Old 06-22-2018, 05:43 PM
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As someone whose mother used to own a mailbox-shipping-etc store, let me just say that the insane levels of packing are sometimes dictated from the insurance requirements. It's been a while since I was involved in the biz, but I can distinctly recall having to wrap things in a manner that could best be described as "insane" because anything less could result in "insurance claim denied due to insufficient packaging". Just sayin'.
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  #26  
Old 06-22-2018, 08:20 PM
Buzzard Buzzard is offline
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I used to work a little warehouse for salon-only hair product. UPS had some fun requirements on how stuff had to be packed in order for a claim to be paid, no matter how badly the box may have gotten mangled. "Oh, box crushed entirely as if by steamroller, but you didn't put a little piece of tape over the jug's cap. DENIED" Yeah, I got to be an overpacker myself.
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  #27  
Old 06-26-2018, 12:53 PM
ladyjaneinmd ladyjaneinmd is offline
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Quote:
Quoth Deserted View Post
As someone whose mother used to own a mailbox-shipping-etc store, let me just say that the insane levels of packing are sometimes dictated from the insurance requirements. It's been a while since I was involved in the biz, but I can distinctly recall having to wrap things in a manner that could best be described as "insane" because anything less could result in "insurance claim denied due to insufficient packaging". Just sayin'.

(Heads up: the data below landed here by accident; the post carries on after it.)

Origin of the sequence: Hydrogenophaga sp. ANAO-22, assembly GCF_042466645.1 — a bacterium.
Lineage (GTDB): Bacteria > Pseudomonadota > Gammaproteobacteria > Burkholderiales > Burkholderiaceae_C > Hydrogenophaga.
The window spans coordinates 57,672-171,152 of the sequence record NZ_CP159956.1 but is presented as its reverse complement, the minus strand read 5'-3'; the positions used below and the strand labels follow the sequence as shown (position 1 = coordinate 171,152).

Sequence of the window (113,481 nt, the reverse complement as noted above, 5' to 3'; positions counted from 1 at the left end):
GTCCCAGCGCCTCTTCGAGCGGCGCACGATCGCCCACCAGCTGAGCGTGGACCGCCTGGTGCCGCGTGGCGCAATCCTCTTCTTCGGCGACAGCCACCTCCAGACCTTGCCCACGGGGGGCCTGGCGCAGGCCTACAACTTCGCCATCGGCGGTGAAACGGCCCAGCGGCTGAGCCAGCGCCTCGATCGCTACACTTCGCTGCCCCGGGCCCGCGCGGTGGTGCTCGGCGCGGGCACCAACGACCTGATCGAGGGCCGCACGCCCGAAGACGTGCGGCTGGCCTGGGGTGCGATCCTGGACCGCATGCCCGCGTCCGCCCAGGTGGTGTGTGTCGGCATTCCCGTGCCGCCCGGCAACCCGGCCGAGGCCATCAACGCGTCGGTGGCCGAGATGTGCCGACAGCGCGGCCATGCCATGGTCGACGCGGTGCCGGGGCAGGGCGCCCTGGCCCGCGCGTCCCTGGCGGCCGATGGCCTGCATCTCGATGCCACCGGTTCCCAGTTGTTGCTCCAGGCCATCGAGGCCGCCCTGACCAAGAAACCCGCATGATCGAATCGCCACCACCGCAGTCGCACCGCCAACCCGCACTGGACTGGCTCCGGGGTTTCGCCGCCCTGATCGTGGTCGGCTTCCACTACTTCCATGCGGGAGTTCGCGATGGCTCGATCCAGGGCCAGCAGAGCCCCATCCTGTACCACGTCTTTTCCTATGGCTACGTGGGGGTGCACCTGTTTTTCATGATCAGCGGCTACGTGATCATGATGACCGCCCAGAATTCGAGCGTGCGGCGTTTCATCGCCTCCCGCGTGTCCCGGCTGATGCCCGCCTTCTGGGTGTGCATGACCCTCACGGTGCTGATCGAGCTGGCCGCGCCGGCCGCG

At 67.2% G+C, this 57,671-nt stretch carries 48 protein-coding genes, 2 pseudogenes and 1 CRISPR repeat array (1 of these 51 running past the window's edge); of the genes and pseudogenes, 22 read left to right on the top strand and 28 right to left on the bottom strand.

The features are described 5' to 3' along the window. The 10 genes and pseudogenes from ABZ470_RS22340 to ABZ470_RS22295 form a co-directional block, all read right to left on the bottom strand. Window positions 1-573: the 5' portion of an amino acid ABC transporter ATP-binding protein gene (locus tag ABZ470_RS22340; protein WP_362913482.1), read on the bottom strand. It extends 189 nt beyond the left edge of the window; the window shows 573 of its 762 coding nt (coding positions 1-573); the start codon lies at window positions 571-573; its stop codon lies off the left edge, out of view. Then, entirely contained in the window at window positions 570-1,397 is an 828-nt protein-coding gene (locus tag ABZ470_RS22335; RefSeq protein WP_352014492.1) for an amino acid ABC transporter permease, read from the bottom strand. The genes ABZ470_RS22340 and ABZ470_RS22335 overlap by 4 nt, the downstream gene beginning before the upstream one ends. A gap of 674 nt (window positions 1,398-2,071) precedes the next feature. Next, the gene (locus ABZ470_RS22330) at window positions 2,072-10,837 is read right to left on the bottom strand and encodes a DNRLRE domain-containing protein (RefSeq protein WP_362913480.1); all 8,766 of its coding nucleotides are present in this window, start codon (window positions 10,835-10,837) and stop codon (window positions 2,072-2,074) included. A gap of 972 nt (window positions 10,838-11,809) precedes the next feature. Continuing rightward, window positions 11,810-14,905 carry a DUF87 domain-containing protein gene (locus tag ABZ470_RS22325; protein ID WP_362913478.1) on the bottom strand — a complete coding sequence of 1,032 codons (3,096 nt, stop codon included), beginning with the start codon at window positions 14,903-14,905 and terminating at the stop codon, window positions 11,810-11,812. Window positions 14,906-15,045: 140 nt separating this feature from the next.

I call that 'drop-kick' packaging. As in, you could drop-kick the package and not damage anything inside.
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  #28  
Old 06-26-2018, 06:51 PM
Mental_Mouse Mental_Mouse is offline
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I call that 'drop-kick' packaging. As in, you could drop-kick the package and not damage anything inside.
Which is unfortunately necessary -- they did a study by shipping around some recording accelerometers, and found that packages marked "FRAGILE" actually got treated worse than others.
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  #29  
Old 06-30-2018, 04:14 AM
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MoonCat MoonCat is offline
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I still can't figure out how anybody gets milk in a plastic bag home without puncturing the bag. And isn't it awkward trying to pour the milk into something else? How do you hold the bag??
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  #30  
Old 07-01-2018, 05:11 AM
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I still can't figure out how anybody gets milk in a plastic bag home without puncturing the bag. And isn't it awkward trying to pour the milk into something else? How do you hold the bag??
There are plastic jugs the bags drop into. As for puncturing them... the plastic is pretty tough. I've never had one leak on the way home. I've seen only one or two at the store with milk leaking from an improperly sealed inner bag... And that's over the last forty years.